The average maximum temperature in Kakadu is 34°C, year-round. The Dry season is roughly April to September, and the Wet, when most of Kakadu’s average rainfall of 130mm falls, is from October to March. The transition from Dry to Wet transforms the landscape. As wetlands and waterfalls swell, unsealed roads become impassable, cutting off some highlights like Jim Jim Falls.
Local Aboriginal people recognise six seasons in the annual cycle:
Gunumeleng (October to December) The build-up to the Wet. Humidity increases, the temperature rises to 35°C or more and mosquitoes reach near-plague proportions. By November the thunderstorms have started, billabongs are replenished, and water birds and fish disperse.
Gudjewg (January to March) The Wet proper continues, with violent thunderstorms, and flora and fauna thriving in the hot, moist conditions.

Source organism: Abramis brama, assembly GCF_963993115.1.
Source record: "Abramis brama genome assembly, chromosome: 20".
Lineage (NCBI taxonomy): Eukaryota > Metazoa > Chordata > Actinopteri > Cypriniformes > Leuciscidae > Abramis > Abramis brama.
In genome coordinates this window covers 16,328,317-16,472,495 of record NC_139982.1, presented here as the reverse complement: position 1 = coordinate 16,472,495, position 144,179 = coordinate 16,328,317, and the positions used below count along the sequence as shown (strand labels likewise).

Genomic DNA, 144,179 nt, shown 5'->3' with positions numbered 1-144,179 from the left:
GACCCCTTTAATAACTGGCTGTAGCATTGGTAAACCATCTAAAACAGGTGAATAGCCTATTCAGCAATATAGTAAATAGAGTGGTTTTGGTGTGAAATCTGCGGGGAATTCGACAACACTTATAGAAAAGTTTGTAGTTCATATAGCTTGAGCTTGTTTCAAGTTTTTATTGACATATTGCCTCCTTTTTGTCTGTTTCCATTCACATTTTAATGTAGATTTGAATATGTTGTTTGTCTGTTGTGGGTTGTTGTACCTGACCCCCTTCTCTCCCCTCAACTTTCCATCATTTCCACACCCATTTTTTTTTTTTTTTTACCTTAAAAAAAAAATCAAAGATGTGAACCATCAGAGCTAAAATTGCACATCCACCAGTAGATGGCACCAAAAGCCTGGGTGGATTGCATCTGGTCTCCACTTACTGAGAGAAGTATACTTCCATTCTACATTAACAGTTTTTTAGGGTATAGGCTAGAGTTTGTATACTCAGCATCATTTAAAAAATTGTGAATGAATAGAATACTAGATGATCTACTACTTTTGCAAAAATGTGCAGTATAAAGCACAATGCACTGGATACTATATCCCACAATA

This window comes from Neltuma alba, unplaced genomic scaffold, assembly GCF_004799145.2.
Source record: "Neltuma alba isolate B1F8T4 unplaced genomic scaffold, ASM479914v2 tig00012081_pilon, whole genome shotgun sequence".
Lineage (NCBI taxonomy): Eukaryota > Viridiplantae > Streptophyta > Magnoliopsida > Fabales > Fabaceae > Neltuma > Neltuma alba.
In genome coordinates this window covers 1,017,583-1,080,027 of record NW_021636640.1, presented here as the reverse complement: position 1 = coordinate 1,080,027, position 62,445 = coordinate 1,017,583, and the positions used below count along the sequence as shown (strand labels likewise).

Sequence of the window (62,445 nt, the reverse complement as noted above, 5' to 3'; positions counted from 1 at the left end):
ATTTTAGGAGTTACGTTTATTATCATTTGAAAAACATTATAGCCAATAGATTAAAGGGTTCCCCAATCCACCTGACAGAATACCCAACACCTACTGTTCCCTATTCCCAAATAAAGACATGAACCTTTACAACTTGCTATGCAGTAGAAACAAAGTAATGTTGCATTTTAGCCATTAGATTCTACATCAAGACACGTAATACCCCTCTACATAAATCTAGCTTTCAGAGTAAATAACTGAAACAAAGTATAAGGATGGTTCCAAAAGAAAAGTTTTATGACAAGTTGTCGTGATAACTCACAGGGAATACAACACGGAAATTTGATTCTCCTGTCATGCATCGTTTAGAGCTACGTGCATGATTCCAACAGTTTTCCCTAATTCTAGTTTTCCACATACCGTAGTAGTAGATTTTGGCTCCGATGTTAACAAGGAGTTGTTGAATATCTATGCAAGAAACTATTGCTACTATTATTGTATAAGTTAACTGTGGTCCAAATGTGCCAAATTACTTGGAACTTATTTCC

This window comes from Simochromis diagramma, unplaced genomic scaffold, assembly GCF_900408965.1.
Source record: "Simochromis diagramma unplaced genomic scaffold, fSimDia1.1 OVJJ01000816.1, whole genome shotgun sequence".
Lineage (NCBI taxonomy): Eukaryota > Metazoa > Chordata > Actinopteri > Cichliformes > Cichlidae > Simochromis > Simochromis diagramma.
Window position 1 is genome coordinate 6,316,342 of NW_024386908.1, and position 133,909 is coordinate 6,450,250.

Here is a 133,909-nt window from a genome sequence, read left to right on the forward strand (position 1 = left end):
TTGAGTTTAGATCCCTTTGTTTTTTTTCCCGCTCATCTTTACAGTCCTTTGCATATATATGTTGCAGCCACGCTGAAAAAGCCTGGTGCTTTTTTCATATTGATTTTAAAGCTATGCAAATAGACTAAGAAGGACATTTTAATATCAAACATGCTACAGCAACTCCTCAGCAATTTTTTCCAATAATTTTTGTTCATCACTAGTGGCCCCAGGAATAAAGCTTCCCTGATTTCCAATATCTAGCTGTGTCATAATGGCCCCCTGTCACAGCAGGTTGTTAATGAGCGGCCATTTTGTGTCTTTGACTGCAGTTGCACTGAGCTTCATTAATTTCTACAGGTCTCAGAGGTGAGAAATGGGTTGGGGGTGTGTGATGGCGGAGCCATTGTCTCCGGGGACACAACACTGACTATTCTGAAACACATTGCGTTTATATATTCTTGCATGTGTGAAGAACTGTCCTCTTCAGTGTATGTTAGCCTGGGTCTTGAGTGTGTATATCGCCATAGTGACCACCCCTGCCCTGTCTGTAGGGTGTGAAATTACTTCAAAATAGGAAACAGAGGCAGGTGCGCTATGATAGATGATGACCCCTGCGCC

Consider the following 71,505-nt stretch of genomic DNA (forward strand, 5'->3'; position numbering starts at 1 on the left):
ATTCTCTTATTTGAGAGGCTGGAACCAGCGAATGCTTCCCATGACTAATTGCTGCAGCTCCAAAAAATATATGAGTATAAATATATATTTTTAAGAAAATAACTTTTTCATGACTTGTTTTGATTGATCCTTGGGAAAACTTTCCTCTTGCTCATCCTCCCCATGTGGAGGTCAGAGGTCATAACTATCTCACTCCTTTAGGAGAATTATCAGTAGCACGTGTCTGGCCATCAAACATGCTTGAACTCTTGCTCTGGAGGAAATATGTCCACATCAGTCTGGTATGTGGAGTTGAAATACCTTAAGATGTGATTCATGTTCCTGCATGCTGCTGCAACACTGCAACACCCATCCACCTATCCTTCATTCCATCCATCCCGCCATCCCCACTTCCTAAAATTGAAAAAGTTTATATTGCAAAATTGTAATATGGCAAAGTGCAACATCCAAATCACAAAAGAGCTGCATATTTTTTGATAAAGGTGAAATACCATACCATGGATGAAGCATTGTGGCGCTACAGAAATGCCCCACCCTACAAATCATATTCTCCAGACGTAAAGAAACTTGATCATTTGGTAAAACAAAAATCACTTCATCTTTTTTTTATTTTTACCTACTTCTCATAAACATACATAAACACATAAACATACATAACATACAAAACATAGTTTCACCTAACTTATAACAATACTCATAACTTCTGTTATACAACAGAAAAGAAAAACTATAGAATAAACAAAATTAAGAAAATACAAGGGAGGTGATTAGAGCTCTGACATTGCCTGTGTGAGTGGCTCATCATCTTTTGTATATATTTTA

Banggereng (April) Storms (known as ‘knock ‘em down’ storms) flatten the spear grass, which during the course of the Wet has shot up to 2m high.
Yegge (May to June) The season of mists, when the air starts to dry out. The wetlands and waterfalls still have a lot of water and most of the tracks are open.
Wurrgeng (June to mid-August) The most comfortable time, weather-wise, is the late Dry, beginning in July. This is when wildlife, especially birds, gather in large numbers around shrinking billabongs, and when most tourists visit.
Gurrung (mid-August to September) The end of the Dry and the beginning of another cycle.